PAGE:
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19 March 2020
In The Republic of Korea v Dayyani,(1) the High Court dismissed a challenge to an investment treaty arbitration award made under Section 67 of the Arbitration Act 1996.
In a rare consideration by the English court of an investment treaty award, Mr Justice Butcher broadly interpreted the meaning of 'investor' and 'investment' in the bilateral investment treaty (BIT) between the governments of South Korea and Iran.
Section 67 of the Arbitration Act allows a party to an arbitration seated in England to apply to the courts challenging an award on the basis that the tribunal lacked substantive jurisdiction. A challenge under Section 67 involves a complete rehearing of the case rather than an isolated review of jurisdiction or the tribunal's reasoning.(2) An application under Section 67 can result in the court confirming, varying or setting aside in full or in part the tribunal's award.
The Iranian Dayyani family incorporated a company in Singapore, D&A Holding Co Pte Ltd, for the purpose of acquiring the assets and liabilities of Daewoo Electronics, a South Korean company active in the home appliance sector.
The largest shareholder in Daewoo was the Korea Asset Management Company (KAMCO). Of KAMCO's shares, 42.8% were owned by the South Korean government and a further 28.6% were owned by the state-owned Korea Development Bank.
Under a share and claim purchase agreement (SPA), D&A paid the shareholders in Daewoo a contract deposit of approximately $50 million. D&A was required to submit letters of confirmation shortly afterwards but these were rejected as unsatisfactory by the sellers, who eventually declared that the contract deposit had been forfeited.
While a mediation decision of the Seoul Central District Court recommended that the contract deposit be returned to D&A, KAMCO declined to refund the amount. Following an unsuccessful attempt to obtain an injunction from the South Korean court, the Dayyanis commenced arbitration proceedings against South Korea pursuant to Article 12 of the BIT. Article 12 provides for the settlement of disputes between a contracting party to the BIT and investors of the other contracting party. The ad hoc arbitration was seated in London and conducted pursuant to the United Nations Commission on International Trade Law Arbitration Rules.
In the arbitration, the Dayyanis claimed, among other things, that:
The tribunal found that South Korea had breached the fair and equitable treatment standard and ordered it to return the contract deposit.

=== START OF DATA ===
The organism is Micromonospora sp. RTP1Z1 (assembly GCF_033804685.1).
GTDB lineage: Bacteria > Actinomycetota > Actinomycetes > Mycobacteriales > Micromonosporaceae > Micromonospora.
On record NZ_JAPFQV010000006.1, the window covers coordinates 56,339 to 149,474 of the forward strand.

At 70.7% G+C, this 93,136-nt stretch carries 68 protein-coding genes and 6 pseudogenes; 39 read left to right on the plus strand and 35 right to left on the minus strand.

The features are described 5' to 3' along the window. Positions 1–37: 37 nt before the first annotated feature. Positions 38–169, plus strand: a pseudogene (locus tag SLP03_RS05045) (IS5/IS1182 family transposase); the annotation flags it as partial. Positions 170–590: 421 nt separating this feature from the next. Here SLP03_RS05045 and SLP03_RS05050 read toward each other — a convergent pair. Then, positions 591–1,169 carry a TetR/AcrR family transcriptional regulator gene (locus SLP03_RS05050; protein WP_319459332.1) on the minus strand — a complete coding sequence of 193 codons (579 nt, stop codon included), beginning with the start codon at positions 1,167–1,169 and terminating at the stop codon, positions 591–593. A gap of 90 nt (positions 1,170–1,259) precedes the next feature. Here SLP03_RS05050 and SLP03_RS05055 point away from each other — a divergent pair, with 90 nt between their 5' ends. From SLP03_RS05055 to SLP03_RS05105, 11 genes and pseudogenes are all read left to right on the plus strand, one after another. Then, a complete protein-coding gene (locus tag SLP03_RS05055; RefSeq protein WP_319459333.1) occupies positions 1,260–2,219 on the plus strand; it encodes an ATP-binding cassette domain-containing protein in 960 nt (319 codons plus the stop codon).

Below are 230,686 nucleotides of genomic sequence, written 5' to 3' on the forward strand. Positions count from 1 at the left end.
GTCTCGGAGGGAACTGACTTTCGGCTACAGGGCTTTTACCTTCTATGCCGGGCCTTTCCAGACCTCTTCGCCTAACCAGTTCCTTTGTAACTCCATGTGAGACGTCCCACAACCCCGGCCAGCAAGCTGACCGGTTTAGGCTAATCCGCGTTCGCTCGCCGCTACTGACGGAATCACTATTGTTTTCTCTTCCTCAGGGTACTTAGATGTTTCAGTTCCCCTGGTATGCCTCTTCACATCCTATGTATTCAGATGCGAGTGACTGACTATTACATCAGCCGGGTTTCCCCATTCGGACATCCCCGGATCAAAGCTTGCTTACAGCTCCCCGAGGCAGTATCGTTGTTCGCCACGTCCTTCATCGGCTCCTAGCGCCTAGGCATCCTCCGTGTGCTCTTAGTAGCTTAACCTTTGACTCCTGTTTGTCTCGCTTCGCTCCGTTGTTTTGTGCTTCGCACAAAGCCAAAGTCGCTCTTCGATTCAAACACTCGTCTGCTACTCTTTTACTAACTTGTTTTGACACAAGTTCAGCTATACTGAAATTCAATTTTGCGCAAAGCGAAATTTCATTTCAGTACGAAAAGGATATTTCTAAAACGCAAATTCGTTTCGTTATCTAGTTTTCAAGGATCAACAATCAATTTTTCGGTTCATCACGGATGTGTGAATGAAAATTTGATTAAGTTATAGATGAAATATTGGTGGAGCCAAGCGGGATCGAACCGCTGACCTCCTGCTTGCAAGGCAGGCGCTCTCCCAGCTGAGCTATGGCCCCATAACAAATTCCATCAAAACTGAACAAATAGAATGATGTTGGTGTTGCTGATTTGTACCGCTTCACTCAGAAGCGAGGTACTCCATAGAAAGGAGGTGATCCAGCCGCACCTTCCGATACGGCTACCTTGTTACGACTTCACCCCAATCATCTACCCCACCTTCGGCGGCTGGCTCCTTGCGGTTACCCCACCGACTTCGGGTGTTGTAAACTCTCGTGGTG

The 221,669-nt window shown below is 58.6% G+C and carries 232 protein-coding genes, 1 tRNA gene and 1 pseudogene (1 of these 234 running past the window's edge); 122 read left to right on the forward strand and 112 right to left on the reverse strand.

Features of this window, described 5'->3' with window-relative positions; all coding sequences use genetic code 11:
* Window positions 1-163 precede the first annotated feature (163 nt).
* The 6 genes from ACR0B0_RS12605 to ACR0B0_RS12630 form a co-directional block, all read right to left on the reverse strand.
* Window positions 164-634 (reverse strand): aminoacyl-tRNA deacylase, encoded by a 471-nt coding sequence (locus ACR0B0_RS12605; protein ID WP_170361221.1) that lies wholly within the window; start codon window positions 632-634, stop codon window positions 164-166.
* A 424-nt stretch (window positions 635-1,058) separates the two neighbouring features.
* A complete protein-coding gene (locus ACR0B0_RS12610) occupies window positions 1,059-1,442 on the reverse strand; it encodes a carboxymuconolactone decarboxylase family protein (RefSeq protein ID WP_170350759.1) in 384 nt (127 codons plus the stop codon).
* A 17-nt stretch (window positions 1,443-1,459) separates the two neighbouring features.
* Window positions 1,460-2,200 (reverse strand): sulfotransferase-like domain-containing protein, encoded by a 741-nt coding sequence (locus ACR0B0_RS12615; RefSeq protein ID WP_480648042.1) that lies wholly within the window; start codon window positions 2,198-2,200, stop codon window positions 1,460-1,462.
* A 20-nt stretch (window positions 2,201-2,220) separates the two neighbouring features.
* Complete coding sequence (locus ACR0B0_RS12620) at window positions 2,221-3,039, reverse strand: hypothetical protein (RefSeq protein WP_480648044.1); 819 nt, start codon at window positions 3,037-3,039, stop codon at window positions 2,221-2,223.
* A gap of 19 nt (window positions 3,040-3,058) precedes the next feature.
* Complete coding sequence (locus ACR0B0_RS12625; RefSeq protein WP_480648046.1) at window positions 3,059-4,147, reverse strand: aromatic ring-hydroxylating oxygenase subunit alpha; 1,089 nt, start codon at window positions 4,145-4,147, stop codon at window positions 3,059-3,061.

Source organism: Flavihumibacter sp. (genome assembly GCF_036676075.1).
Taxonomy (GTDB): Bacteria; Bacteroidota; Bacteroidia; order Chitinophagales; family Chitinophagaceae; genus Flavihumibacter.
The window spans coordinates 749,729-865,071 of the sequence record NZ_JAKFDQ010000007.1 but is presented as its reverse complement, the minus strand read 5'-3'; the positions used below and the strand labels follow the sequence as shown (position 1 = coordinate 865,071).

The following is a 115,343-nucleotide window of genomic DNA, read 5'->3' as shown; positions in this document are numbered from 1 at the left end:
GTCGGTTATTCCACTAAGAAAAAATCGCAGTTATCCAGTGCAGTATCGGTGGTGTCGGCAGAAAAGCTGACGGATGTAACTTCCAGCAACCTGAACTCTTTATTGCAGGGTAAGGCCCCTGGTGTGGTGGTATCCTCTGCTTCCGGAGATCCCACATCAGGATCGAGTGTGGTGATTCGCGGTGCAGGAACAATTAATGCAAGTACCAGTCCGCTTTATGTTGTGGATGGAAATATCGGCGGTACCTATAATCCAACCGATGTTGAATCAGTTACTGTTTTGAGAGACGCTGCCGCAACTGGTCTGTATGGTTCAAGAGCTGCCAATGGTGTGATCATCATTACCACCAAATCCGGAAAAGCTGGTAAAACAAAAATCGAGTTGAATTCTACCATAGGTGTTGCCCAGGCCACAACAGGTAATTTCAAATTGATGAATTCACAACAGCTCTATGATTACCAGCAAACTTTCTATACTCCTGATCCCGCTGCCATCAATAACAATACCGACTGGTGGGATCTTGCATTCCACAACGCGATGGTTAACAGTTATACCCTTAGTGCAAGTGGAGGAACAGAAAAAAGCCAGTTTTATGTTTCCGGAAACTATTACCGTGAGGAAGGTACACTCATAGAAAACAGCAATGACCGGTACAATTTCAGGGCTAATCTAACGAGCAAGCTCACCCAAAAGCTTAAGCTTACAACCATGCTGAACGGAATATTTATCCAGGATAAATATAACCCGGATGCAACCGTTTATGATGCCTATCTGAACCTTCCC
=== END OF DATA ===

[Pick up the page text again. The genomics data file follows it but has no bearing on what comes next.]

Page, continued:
Subsequently, South Korea issued its Section 67 challenge to the tribunal's award. As it had done in the arbitration, South Korea contended in the Section 67 proceedings that, for the purposes of the BIT, the Dayyanis:
Did the SPA before closing and contract deposit amount to an 'investment'?
The judge concluded that both the SPA before closing and the contract deposit constituted an 'investment' for the purposes of Article 1 of the BIT.
Article 1 of the BIT defined an investment as "every kind of property or asset, and in particular, though not exclusively, including the following, invested by the investors of one Contracting Party in the territory of the other Contracting Party".
The categories of investment listed in Article 1 included "shares or any kind of participation in companies" and "money and/or receivables".
South Korea argued that for the purposes of the BIT, the purported investments:
Property or asset?
Focusing on the wording of the BIT, and in particular the words "every kind of property or asset", the judge rejected the argument that an investment was limited by the categories listed in Article 1.
South Korea argued that to construe broadly the definition of 'investment' was inconsistent with the principle of effet utile in that the categories set out in Article 1 would become futile. The judge concluded that the categories were illustrative only as to what may constitute an investment.
Turning to whether the purported investment constituted property or assets, the judge did not accept that an 'asset', as defined by the BIT, needed to have a commercial or exchange value. To impose such a requirement would "unjustifiably restrict the meaning of the wide phrase 'every kind of asset'". The judge held that 'property' and 'assets' are owned and do or may not have value.